August 11, 2011 by

Books in the Middle Ages

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Categories: Research, Tags: , , , , , , , ,

Books have been around as long as there has been writing–it’s just that in the past, they were less accessible, expensive, and rare.  Many, many fewer people were literate, especially as we understand the word (see my post on literacy: http://www.sarahwoodbury.com/?p=1310).

“Every stage in the creation of a medieval book required intensive labor, sometimes involving the collaboration of entire workshops. Parchment for the pages had to be made from the dried hides of animals, cut to size and sewn into quires; inks had to be mixed, pens prepared, and the pages ruled for lettering. A scribe copied the text from an established edition, and artists might then embellish it with illustrations, decorated initials, and ornament in the margins. The most lavish medieval books were bound in covers set with enamels, jewels, and ivory carvings.”  Source: The Art of the Book in the Middle Ages | Thematic Essay | Heilbrunn Timeline of Art History | The Metropolitan Museum of Art  http://www.metmuseum.org/toah/hd/book/hd_book.htm

The Getty Museum has a long description of the physical process of making a book.  for my own discussion of the history of paper, see:  http://www.sarahwoodbury.com/?p=2358:

“Most medieval manuscripts were written on specially treated animal skins, called parchment or vellum (paper did not become common in Europe until around 1450). The pelts were first soaked in a lime solution to loosen the fur, which was then removed. While wet on a stretcher, the skin was scraped using a knife with a curved blade. As the skin dried, the parchment maker adjusted the tension so that the skin remained taut. This cycle of scraping and stretching was repeated over several days until the desired thinness had been achieved. Here, the skin of a stillborn goat, prized for its smoothness, is stretched on a modern frame to illustrate the parchment making process.

After the surface had been prepared, the parchment was ruled, usually with leadpoint or colored ink. In this prayer book, you can see the ruling in red ink. Ruling lines helped the scribe to write evenly and were part of the design of the page. The scribe wrote with a quill pen made from the feather of a goose or swan. The end of the feather was cut to form the writing nib. A slit cut into the middle of the nib allowed the ink to flow smoothly to the tip of the pen. The appearance of the script—whether rounded or angular, dense or open—was partly dependent upon the shape and the angle of the nib.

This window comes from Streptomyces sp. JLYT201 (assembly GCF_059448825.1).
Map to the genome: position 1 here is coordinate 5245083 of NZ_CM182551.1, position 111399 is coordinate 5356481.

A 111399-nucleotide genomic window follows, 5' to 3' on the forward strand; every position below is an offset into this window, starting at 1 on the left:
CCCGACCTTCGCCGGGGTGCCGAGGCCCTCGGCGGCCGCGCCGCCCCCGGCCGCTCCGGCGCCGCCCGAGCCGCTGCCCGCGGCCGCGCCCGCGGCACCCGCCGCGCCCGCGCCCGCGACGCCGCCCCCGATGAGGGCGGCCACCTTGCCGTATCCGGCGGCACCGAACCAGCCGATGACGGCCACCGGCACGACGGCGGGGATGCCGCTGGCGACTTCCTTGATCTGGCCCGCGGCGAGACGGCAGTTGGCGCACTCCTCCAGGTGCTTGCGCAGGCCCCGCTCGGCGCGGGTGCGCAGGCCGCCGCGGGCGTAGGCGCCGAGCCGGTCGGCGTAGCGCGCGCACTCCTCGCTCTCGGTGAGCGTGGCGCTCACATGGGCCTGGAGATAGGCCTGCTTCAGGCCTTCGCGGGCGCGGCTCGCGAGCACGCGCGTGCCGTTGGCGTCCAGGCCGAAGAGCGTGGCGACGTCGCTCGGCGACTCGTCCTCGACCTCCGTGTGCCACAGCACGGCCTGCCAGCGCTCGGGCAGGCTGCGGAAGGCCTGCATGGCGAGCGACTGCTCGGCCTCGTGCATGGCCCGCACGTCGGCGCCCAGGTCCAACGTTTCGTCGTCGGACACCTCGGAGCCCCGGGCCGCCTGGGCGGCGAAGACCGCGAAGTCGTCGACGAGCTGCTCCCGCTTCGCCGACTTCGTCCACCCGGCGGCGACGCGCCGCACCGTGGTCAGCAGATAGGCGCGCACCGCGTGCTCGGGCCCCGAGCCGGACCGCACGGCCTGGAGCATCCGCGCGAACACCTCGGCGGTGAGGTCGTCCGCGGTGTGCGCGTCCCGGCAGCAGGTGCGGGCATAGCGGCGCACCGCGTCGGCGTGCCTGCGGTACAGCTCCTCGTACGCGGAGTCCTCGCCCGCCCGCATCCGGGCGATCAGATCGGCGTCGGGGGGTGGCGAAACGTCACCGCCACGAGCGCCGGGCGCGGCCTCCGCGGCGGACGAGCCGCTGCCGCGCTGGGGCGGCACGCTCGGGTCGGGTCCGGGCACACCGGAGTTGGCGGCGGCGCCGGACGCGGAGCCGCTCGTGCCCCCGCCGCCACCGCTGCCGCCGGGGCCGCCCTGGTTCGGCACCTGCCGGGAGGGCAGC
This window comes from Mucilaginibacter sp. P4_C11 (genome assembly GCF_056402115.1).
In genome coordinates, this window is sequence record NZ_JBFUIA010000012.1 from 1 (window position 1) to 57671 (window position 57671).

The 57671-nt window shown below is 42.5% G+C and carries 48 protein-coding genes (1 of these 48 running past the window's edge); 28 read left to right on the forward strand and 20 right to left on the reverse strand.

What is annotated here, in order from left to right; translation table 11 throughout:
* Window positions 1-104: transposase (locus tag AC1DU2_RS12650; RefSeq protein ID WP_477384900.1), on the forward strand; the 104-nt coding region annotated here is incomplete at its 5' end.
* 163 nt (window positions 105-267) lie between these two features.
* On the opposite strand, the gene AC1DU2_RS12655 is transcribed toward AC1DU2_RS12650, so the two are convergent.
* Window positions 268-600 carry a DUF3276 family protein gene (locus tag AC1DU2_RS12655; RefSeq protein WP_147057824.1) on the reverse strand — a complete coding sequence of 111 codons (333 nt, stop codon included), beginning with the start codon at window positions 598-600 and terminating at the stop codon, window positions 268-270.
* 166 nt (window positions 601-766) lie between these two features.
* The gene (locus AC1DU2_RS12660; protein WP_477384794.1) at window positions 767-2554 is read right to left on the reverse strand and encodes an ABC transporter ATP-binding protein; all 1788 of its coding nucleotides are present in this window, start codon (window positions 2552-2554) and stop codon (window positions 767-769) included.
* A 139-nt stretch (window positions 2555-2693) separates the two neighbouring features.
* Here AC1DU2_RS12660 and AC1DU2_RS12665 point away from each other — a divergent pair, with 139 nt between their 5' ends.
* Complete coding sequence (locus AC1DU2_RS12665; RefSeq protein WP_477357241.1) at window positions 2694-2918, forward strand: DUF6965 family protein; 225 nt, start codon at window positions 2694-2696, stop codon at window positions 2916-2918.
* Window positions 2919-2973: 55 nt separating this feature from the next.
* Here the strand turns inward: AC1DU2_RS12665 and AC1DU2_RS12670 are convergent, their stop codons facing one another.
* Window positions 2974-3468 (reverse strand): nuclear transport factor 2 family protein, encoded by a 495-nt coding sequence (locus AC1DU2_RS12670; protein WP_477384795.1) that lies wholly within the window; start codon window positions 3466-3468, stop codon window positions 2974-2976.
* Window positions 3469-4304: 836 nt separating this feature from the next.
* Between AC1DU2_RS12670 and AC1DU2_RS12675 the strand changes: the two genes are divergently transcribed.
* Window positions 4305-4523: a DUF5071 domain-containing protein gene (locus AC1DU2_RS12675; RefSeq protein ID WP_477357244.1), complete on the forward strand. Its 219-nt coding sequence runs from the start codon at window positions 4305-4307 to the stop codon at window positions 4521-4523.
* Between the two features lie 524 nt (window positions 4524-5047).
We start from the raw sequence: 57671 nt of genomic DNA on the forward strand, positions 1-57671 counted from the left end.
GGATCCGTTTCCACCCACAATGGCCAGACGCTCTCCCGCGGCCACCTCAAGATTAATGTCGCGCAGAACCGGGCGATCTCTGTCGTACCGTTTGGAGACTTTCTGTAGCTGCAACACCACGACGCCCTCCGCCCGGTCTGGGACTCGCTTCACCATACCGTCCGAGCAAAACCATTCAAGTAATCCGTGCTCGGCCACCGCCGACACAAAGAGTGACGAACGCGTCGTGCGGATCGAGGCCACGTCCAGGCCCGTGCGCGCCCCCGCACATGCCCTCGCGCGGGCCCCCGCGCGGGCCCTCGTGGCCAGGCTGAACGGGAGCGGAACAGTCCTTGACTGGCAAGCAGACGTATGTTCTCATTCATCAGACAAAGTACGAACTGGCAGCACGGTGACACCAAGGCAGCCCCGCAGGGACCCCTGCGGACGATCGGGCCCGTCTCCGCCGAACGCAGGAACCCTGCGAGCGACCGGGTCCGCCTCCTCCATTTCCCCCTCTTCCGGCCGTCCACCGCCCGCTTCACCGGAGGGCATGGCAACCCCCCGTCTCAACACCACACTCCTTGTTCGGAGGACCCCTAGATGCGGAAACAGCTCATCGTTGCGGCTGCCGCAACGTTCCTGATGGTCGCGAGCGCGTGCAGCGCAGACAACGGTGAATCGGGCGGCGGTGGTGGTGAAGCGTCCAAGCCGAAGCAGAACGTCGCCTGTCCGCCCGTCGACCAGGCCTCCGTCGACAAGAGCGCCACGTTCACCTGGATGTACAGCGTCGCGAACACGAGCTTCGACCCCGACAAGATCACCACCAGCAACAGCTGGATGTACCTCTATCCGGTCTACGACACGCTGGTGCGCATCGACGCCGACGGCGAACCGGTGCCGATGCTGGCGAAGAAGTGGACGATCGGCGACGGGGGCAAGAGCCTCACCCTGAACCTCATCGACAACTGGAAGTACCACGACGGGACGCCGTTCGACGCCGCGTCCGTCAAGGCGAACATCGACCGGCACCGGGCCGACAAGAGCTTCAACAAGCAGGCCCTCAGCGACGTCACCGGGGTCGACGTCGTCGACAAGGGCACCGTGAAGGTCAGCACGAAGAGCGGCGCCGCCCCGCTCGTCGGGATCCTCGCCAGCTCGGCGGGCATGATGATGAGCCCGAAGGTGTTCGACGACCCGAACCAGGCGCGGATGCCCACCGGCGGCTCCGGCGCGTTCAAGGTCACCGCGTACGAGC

Illumination, from the Latin illuminare, “to light up or illuminate,” describes the glow created by the colors, especially gold and silver, used to embellish manuscripts. In making an illumination, the artist first made an outline drawing with leadpoint or quill and ink. Next, he or she painted the areas to receive gold leaf with a sticky substance such as bole (a refined red clay) or gum ammoniac (sap). The gold leaf was then laid down and burnished, or rubbed, to create a shiny surface, which sparkles as the pages are turned. Finally, the illuminator applied paints that were made from a wide variety of coloring agents: ground minerals, organic dyes extracted from plants, and chemically produced colorants. These pigments were usually mixed with egg white to form a kind of paint called tempera. The deep blue of this illumination was probably made from crushed stone, while the background is a solid mass of shining gold leaf.

Once the writing and illuminating had been completed, the parchment sheets were folded and nested into groups called gatherings. The gatherings were ordered in their proper sequence and sewn together onto cords or leather thongs that served as supports. Once the sewing was finished, the ends of the supports were laced through channels carved into the wooden boards that formed the front and back covers of the book. The binding was usually then covered in leather or a decorative fabric. This binding’s most stunning ornamentations are the metal corner pieces and raised medallions that would protect the binding as it rested on a surface. The dyed parchment pieces inset into the central medallion were once brightly colored yellow, green, and blue, creating a stained-glass-window effect on the covers of the manuscript.”  http://www.getty.edu/art/exhibitions/making/

And the, for comic relief 🙂

 

When e-books are all anyone has in another 100 years, this will be even funnier.

One Response to Books in the Middle Ages

  1. Mickey Clerk

    An art book (or artbook) may mean a conventional book on art or art history, or an artist’s book, which is a work of art in the form of a book, usually produced in a small limited edition, often not just using normal printing techniques. The term might also cover graphic novels, books of anime and other types of graphics, or books of fine art photography. It is not generally used for illuminated manuscripts, though these are both art and books.’

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